Since the lead content requirements for children's products apply to any accessible part of the product, testing of the children's product's component parts may be required. The Commission has promulgated a final rule for determining when parts of a children's product may be deemed inaccessible and do not need to be tested for lead content. 16 CFR 1500.87; 74 FR 39535 (August 7, 2009). Neither paint nor electroplating may be considered as making underlying materials inaccessible (see section 101(b)(3) of the CPSIA).

b. Certification of Children's Products Subject to Lead Content Requirements

Children's products, other than children's metal jewelry or those made of materials that, by their nature, will never exceed the lead content limits, must be certified as being in compliance with the 300 ppm lead content limit only if they are manufactured after February 10, 2011, and only as to accessible parts that are not subject to a Commission determination as described in 16 CFR part 1500.91. Pursuant to section 14(a)(2) of the CPSA, the certification must be based on testing by a third party conformity assessment body listed on CPSC's Web site as qualified to test for lead in children's products.

Thus, proposed § 1109.12 would describe requirements pertaining to component part testing of children's products to determine their lead content. Proposed § 1109.12(a) would explain that a certifier may rely on component part testing of each accessible part of a children's product provided that:

  • The determination of which, if any, parts are inaccessible pursuant to section 101(b)(2) of the CPSIA is based on an evaluation of the finished product; and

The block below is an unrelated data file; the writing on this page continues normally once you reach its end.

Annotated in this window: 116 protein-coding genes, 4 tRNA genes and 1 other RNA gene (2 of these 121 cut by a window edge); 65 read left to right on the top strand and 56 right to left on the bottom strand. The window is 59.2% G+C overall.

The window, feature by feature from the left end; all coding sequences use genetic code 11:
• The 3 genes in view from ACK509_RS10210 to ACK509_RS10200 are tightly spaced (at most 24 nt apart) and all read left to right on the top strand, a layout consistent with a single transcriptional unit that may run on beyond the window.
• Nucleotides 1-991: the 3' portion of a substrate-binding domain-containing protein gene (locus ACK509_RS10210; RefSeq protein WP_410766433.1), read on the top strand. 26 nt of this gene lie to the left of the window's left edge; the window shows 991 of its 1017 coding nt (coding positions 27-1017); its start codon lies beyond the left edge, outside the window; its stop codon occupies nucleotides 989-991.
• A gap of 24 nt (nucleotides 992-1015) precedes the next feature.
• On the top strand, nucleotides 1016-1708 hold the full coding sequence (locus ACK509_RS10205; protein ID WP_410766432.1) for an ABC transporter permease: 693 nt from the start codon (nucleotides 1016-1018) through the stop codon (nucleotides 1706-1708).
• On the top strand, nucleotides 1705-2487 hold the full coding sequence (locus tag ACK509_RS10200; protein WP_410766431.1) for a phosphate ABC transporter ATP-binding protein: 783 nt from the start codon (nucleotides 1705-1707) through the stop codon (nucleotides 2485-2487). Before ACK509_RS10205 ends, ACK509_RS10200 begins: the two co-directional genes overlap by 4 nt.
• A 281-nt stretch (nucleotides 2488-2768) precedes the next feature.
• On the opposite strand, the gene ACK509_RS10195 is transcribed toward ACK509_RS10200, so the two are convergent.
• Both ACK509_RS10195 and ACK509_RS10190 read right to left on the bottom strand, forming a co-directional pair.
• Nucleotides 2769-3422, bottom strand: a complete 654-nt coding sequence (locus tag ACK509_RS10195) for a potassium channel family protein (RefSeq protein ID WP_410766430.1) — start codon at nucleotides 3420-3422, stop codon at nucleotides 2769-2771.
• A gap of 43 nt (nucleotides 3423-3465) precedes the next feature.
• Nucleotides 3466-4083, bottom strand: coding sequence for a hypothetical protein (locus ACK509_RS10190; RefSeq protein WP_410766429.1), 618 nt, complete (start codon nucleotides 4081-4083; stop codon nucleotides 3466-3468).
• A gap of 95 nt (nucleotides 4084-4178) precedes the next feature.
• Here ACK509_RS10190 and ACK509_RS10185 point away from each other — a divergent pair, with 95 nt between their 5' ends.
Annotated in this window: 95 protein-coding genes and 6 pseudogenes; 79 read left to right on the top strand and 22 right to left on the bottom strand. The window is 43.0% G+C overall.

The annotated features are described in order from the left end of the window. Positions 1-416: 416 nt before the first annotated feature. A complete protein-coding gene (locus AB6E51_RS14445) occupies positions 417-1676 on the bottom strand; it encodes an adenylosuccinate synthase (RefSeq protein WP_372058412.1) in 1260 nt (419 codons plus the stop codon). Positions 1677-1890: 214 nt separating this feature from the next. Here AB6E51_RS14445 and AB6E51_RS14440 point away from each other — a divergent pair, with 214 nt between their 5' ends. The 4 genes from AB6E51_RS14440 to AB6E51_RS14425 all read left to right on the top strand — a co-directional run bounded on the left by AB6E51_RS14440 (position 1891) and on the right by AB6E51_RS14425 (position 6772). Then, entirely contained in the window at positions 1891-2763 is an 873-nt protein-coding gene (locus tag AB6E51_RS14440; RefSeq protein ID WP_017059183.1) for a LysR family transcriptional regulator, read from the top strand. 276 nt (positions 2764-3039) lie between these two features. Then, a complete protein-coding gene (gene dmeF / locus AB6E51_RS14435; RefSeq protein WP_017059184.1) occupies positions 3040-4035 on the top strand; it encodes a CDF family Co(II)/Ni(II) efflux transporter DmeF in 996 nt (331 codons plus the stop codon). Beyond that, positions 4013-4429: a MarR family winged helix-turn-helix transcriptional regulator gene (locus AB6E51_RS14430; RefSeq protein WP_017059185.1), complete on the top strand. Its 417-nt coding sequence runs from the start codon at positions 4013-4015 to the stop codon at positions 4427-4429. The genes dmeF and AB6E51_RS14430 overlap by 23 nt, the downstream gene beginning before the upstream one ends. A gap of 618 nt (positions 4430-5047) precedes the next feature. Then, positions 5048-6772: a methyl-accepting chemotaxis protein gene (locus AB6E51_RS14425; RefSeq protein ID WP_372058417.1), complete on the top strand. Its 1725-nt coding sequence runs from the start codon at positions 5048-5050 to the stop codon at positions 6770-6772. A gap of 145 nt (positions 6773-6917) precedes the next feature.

• For each accessible component part of the product, the certifier either has a component part test report or a component part certificate.

Proposed § 1109.12(b) states that, as part of its basis for certification of a children's product to the lead content limit, a finished product certifier could rely on a test report showing passing test results for one or more component parts used on the product, based on testing by a third party conformity assessment body. The proposal would require the component part test reports to identify each component part tested, by part number or other specification, as well as the manufacturer of the component part and the supplier (if different).

Proposed § 1109.12(c) would address component part certificates. The proposal states that, as part of its basis for certification of a children's product to the lead content limit, a finished product certifier could rely on a certificate from another person certifying that a component part complies with the lead limit. The component part certificate would have to be based on testing by a third party conformity assessment body of a sample identical in all material respects to the component part(s) used in the finished product. The proposal would require the component part certificate to identify all test reports underlying the certification consistent with section 14 of the CPSA.

Under proposed § 1109.12(d), the certificate accompanying the children's product would have to list each component part tested, by part number or other specification, and for each such part identify the corresponding test report or component part certificate on which product certification is based.

4. Proposed § 1109.13—Component Part Testing for Phthalates in Children's Toys and Child Care Articles

Section 108 of the CPSIA permanently prohibits the sale of any children's toy or child care article containing concentrations of more than 0.1 percent of three specified phthalates (di-(2-ethylhexyl) phthalate, dibutyl phthalate, or benzyl butyl phthalate). Section 108 of the CPSIA also prohibits, on an interim basis, the sale of any children's toy that can be placed in a child's mouth or child care article containing concentrations of more than 0.1 percent of three additional phthalates (diisononyl phthalate, diisodecyl phthalate, or di-n-octyl phthalate), pending the recommendation of a Chronic Hazard Advisory Panel. These prohibitions became effective on February 10, 2009.

The Commission has stayed the requirement for testing and certification for the phthalate content requirements until 90 days after the Commission publishes a notice of requirements for accrediting conformity assessment bodies to test to the phthalate content requirements. 74 FR 68588 (December 28, 2009).